Stay true to customer promises during times of uncertainty
By Saif Rivers | 3 minute read | April 8, 2020
Disruptions are nothing new, but today, supply chains are being stressed in multiple ways at the same time. Supply pressures, logistics limitations, dramatic demand mix changes, and overnight shifts from physical to online retail are just some of the challenges companies are facing. As a supply chain professional, how do you manage concurrent supply- and demand-side pressures, handle seismic shifts in fulfillment, adjust for the broader organization’s ability to execute, and still deliver on customer promises?
Managing through disruption will remain an important topic among supply chain leaders for years to come. Already we are seeing valuable lessons emerge as supply chains are tested to their limits and businesses innovate to push beyond. Here are some early observations and takeaways to help manage disruption today and get ahead of events in the future:?
Intelligent, end-to-end visibility is the foundation. Companies are acting quickly. For example, pivoting supply out of affected areas into other lines of supply. However, if raw materials are still being produced in the impacted area, the ability to make enough finished goods is hampered. Intelligent, end-to-end visibility across the supply chain – into each source of supply and demand, including details on customers, orders and inventory – helps you identify potential pain points and develop effective contingency plans. With a deep understanding of how your business runs on a daily basis, you can take advantage of a range of approaches to address multi-layered challenges.
Manufacturing giant Parker Hannifin Corporation rolled out a global order orchestration framework, enabling it to receive, ship and accept returned orders from anywhere. Tight integration with the company’s warehouse management environment ensures a seamless, end-to-end ordering process—from purchase to picking and fulfillment.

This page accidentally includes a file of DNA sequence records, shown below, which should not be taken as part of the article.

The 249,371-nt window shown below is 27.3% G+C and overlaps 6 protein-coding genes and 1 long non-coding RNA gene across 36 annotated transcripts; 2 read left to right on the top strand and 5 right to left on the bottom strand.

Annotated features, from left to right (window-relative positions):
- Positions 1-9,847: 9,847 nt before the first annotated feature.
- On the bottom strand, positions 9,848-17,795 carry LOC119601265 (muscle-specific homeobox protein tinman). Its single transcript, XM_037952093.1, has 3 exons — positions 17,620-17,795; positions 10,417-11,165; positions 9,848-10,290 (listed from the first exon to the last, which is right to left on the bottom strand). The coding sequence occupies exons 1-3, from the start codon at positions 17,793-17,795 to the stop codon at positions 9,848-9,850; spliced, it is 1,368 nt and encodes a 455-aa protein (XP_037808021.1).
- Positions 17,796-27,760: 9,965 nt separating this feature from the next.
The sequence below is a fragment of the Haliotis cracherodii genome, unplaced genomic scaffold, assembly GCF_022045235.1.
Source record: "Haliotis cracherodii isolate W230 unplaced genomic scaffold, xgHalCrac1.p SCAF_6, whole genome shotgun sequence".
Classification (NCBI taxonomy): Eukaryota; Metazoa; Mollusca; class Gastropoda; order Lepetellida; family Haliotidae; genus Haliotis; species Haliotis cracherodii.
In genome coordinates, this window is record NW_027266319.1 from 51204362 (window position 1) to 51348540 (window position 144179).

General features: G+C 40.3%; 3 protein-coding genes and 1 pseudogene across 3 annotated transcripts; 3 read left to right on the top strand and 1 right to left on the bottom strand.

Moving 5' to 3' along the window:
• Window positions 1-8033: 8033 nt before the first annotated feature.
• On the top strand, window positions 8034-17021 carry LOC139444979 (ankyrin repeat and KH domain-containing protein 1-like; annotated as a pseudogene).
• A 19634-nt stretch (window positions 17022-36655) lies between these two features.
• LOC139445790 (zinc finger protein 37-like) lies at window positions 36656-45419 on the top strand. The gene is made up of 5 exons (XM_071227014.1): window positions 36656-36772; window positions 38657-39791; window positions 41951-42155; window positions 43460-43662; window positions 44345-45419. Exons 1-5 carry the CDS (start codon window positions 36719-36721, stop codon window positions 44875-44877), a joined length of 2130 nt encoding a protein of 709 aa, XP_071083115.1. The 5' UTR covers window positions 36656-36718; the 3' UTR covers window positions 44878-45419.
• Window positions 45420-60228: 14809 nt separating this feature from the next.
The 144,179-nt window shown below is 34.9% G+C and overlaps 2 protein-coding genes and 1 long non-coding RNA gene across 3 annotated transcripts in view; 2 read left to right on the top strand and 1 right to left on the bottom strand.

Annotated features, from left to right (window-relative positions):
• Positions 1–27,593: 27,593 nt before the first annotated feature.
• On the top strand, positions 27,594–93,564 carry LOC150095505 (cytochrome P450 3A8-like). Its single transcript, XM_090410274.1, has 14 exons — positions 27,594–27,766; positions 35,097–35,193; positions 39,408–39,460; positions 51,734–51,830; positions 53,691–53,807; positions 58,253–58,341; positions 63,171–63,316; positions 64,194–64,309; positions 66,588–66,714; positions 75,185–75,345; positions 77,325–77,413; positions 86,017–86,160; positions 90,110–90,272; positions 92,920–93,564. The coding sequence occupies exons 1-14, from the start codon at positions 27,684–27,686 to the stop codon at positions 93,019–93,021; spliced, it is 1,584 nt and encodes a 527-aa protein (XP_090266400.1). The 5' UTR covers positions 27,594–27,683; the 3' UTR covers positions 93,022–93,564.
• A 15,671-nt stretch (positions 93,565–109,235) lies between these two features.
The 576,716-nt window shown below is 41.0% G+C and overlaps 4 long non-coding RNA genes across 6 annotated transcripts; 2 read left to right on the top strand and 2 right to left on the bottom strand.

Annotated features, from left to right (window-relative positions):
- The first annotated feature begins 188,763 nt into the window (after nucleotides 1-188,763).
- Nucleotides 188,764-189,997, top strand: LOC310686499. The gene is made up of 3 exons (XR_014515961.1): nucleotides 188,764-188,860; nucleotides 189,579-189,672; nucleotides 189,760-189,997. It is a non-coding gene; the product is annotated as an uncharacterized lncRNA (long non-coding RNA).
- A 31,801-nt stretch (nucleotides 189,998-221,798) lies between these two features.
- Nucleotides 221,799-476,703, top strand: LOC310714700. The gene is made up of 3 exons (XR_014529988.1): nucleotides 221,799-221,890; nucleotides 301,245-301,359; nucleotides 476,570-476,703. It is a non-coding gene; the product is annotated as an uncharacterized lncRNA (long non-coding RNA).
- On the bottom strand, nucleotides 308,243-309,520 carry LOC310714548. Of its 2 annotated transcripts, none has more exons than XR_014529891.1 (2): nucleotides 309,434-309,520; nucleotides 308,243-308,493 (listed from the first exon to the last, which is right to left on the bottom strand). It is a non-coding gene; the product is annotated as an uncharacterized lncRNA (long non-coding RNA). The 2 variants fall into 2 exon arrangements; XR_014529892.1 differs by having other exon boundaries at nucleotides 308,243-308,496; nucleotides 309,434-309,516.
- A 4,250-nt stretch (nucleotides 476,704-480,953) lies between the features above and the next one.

Overlay transparency and authenticity in communication with partners. As organizations navigate this digital disruption journey, they are looking for new ways to drive efficiencies and increase resilience, while maintaining trust and transparency with suppliers. Technologies like AI and blockchain can help deliver deeper levels of insight to further understand and mitigate points of impact and contention. For example, these insights can be applied to multiple process optimization and transparency across ecosystems, to discover and quickly connect with alternative sources they trust. In turn, companies are able to continue to meet customer expectations despite unprecedented obstacles, and more effectively balance costs and risks. Introducing flexibility in their trading approach with partners – adjusting payment dates, shipping terms, sales and returns policies, and more – fuels collaboration and keeps supply chains moving forward. Those that have reached far into their supply chain and have a partner-minded business can respond faster to an ever-changing world.
Plan for contingencies so you can still deliver value. Disruptions are inevitable. But getting your customers what they need – when and where they need it – has never been more critical. It is possible to manage through complexity and preserve business continuity, while leaning in to cost optimization. When physical storefronts are no longer a channel to fulfill customer demand, your online presence becomes an integral part of your business – not just for revenue, but meeting customer expectations. Companies that are bold in their business continuity planning are the ones thinking creatively in the face of multi-layered challenges. They adapt to the unimaginable and are prepared to make tradeoffs between costs and risks to maximize responsiveness and keep more customer promises.
Eileen Fisher built a central inventory, order-promising and fulfillment hub — enabling true omnichannel retail capabilities and differentiated customer experiences — allowing them to build a solid foundation to drive growth.
Massive disruption to the supply chain requires a range of approaches. As times of complexity continue, supply chain leaders will keep learning and refining what works to satisfy customer demand. Strong leadership – recognizing the severity and impact of disruption on people’s lives, making bold moves and standing up for your values as a brand – is what customers expect in whatever market you serve. And this, perhaps, is the most important commitment you can make right now.
Learn more about order management and fulfillment software that helps you manage through complexity and preserve business continuity, while leaning in to cost optimization.